Freezing Negatives

Discussion in 'B&W: Film, Paper, Chemistry' started by clayne, Jul 22, 2009.

  1. clayne

    clayne Member

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    I've searched around on this and haven't found a lot of information. Is it unheard of? Crazy? No benefit? Microscopic ice crystals forming and splitting film?

    It seems that if we can store unexposed and exposed-but-unprocessed film in the freezer that we should also be able to store negatives in the freezer as well. I'm thinking about archival boxes where things are relatively easy to seal and one probably won't be pulling them out at will. More recent negs being worked on are of course left out.

    Would this offer greater archival benefits than room temperature storage?
     
  2. Ian Grant

    Ian Grant Subscriber

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    Unlikely.

    Ilford don't actually recommend storing unexposed film in a freezer either.

    Ian
     
  3. Martin Reed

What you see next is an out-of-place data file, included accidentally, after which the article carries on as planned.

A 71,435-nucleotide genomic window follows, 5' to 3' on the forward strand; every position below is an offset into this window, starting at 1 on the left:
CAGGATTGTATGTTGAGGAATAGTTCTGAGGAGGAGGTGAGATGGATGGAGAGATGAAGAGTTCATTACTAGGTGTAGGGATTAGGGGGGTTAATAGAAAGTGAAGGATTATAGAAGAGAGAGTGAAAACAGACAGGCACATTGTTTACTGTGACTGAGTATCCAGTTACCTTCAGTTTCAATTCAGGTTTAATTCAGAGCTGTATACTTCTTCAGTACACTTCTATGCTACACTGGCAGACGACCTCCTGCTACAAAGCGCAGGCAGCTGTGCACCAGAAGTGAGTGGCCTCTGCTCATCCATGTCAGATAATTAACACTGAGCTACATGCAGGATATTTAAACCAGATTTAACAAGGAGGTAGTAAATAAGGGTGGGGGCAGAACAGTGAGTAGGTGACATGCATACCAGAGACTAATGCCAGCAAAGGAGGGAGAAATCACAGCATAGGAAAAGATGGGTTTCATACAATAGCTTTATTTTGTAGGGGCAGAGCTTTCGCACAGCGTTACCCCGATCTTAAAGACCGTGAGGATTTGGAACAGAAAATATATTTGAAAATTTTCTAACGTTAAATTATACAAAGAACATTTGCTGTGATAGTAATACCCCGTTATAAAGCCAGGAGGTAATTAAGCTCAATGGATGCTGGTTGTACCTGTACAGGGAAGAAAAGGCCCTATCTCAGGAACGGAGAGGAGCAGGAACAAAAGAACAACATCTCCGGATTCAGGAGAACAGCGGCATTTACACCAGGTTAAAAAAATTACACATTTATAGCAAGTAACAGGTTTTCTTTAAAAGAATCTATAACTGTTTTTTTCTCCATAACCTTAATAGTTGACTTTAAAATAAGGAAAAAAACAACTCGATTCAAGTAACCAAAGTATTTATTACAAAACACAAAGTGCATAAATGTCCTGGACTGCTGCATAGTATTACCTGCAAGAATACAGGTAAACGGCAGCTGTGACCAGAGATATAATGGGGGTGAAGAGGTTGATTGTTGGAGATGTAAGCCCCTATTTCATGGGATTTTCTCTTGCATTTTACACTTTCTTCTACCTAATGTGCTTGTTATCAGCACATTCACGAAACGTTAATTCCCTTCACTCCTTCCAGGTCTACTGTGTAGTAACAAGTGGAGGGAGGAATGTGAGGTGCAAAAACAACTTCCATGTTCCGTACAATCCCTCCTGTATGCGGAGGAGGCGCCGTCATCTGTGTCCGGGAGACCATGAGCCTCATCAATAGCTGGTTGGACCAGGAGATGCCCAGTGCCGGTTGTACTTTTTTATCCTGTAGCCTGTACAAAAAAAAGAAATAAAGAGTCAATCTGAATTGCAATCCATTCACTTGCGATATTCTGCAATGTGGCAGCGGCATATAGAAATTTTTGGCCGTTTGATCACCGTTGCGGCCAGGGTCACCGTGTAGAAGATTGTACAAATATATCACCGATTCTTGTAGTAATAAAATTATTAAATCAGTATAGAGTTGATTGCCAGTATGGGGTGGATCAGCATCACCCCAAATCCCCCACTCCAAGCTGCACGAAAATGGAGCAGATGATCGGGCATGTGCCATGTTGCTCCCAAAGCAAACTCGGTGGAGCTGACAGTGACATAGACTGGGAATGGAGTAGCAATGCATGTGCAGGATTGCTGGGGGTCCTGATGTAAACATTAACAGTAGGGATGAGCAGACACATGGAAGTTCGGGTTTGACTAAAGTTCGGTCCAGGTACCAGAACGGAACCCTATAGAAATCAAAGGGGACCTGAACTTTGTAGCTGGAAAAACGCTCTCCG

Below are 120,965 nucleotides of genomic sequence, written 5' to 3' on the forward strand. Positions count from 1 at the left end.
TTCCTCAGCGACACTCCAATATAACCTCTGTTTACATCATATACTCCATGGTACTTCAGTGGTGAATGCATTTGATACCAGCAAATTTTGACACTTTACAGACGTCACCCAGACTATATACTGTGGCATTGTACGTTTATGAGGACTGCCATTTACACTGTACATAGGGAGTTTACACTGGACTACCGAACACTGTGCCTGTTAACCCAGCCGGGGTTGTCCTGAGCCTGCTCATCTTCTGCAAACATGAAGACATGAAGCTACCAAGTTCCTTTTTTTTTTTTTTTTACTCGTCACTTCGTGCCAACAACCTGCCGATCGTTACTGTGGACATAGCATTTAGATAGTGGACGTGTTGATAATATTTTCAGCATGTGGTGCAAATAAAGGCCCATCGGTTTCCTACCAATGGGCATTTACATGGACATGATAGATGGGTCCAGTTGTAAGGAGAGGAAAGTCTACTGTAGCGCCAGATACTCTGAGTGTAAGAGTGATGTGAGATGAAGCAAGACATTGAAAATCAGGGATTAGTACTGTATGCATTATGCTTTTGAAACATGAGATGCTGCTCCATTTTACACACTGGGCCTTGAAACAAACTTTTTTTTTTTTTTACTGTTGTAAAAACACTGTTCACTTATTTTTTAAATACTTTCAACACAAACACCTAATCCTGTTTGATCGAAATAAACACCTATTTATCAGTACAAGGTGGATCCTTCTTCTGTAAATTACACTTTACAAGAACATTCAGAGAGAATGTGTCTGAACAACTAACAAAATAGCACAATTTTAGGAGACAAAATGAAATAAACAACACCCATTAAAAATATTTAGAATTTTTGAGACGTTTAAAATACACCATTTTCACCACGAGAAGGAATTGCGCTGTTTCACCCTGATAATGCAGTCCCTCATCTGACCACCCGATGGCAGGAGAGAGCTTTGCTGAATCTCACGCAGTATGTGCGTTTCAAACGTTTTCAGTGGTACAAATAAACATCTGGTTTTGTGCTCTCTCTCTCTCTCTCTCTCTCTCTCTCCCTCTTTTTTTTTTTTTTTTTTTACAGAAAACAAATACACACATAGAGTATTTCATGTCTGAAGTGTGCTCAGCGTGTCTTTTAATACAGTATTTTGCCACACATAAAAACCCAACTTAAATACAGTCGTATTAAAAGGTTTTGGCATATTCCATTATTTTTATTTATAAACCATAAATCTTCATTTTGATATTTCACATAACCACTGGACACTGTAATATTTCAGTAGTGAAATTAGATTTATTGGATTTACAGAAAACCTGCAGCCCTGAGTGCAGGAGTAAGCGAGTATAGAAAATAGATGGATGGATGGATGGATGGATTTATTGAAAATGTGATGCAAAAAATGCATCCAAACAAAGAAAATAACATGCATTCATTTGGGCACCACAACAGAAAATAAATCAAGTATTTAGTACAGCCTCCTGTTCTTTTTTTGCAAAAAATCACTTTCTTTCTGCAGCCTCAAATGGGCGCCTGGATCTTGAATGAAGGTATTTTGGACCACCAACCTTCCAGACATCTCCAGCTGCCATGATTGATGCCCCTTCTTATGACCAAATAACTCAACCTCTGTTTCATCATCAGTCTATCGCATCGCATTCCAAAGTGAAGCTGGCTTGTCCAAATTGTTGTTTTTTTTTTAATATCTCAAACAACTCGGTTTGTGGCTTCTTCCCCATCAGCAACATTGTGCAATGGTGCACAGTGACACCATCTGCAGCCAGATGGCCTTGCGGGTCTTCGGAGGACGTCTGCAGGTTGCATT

Martin Reed Advertiser Advertiser

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    There's a lot of information about film cold storage in 'The Permanence & Care of Color Photographs' by Wilhelm, and this can be downloaded FOC from the Wilhelm Research site;

    http://www.wilhelm-research.com/book_toc.html

    (80 Mb, be warned!) The benefits of cold storage appear to be enormous, 'just detectable' fading in Kodacolor 11 for example reducing from 6 years at 24° C to a projected 2000 years at -18° C. There's no problem with ice crystals, the water content of the gelatin at about 15% is too small for them to form. Kodak's testing never found any detrimental effects, as long as the film was sealed to stop moisture entering the package.
     
  4. archer

    archer Member

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    Dear Clayne;
    I photographed my grandparents 50th anniversary in 1965, on Kodak Ekatacolor S, probably the worst keeping color film of all time. I always keep my color negs in a freezer at -25. In 2008 I reprinted an anniversary album from those same negatives, as a gift for my aunt and uncles 63rd anniversary and those Ektacolor S negatives were nearly the same as they were in 1965, with just a slight desaturation and a small loss of the yellow and a small magenta shift all of which was easily compensated for in the filter pack. I know that freezing exposed color film definitely preserves it.
    Denise Libby
     
  5. Wade D

    Wade D Member